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Captain Edward HANDLEY-READ (1869-1935):
Our Advance to (La) Boiselle - July 1916.
Framed (ref: 5970)
Signed, dated and Inscribed with title,
Watercolour 48 x 62.5 cm
This painting represents the view from around Keats Redan and looking across Mash Valley, dated around the 17th/18th July and looking towards the ruins of Contalmaison on the horizon. It was around this area, on the 1st July, that the 2nd Middlesex, the 20th Northumberland Fusiliers, 2nd Devons and the C & B companies who were the advance waves of the 23rd Northumberland Fusiliers (the 4th Tyneside Scottish)attacked the German positions. Royal Army Medical Corps. records show that on the 17th/18th July there was a German gas bombardment which shows as a mixture of chlorine (yellow/grey/green cloud) and phosgene (colourless) which when mixed may have diluted the clouds sufficiently to produce what was shown in the painting. This would suggest that Handley Read was capturing the fog of war as much as the devastation on the battlefield. Gas was used by both sides from 1915 as an agent of mass destruction, and was one of the most feared weapons of the war though it actually killed nothing like as many combatants as machine guns or artillery. Gas might be released near the enemy, either from canisters or by shells, but no-one could control the wind direction and a number of gas attacks ended up blowing back on those who had instigated them. The horror of gas lay largely in the lingering death or permanent injury it inflicted.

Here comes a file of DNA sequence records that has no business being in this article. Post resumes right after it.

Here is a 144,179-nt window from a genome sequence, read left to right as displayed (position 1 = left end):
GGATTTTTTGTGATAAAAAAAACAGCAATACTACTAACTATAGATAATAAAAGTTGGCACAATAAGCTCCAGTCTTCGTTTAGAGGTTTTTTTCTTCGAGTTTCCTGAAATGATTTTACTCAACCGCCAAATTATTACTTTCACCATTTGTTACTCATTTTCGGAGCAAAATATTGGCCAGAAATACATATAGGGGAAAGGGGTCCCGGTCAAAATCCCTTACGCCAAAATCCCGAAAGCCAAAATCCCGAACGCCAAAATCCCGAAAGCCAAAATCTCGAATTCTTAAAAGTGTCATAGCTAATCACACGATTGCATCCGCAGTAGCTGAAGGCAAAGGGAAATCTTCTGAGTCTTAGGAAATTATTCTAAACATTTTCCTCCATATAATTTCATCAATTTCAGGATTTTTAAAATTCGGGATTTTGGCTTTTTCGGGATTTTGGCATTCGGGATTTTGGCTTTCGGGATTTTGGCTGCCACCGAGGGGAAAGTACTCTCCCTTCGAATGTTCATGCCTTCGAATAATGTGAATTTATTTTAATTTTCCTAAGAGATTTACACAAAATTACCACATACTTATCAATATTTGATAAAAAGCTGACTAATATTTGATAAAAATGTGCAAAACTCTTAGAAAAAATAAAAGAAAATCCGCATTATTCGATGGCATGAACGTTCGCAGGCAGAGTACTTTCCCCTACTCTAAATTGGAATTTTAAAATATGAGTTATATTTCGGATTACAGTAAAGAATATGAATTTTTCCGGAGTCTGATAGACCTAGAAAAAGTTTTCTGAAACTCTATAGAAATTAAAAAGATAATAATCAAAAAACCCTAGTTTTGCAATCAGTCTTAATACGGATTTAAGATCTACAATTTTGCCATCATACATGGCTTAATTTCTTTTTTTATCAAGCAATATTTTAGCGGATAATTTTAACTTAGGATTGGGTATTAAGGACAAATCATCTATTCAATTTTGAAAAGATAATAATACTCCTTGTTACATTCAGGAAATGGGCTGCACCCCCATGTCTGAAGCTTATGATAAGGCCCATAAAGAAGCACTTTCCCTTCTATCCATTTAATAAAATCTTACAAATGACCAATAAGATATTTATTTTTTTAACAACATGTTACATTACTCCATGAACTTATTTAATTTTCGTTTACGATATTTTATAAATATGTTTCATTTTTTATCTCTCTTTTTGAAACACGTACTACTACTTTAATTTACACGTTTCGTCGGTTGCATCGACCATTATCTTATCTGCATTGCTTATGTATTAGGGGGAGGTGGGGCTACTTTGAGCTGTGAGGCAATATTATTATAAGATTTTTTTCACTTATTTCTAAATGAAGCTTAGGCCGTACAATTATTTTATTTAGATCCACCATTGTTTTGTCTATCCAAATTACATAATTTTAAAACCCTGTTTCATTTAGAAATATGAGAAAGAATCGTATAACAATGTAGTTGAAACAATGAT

During WWI, the Germans released about 68,000 tons of gas, and the British and French released 51,000 tons. In total, 1,200,000 soldiers on both sides were gassed, of which 91,198 died horrible deaths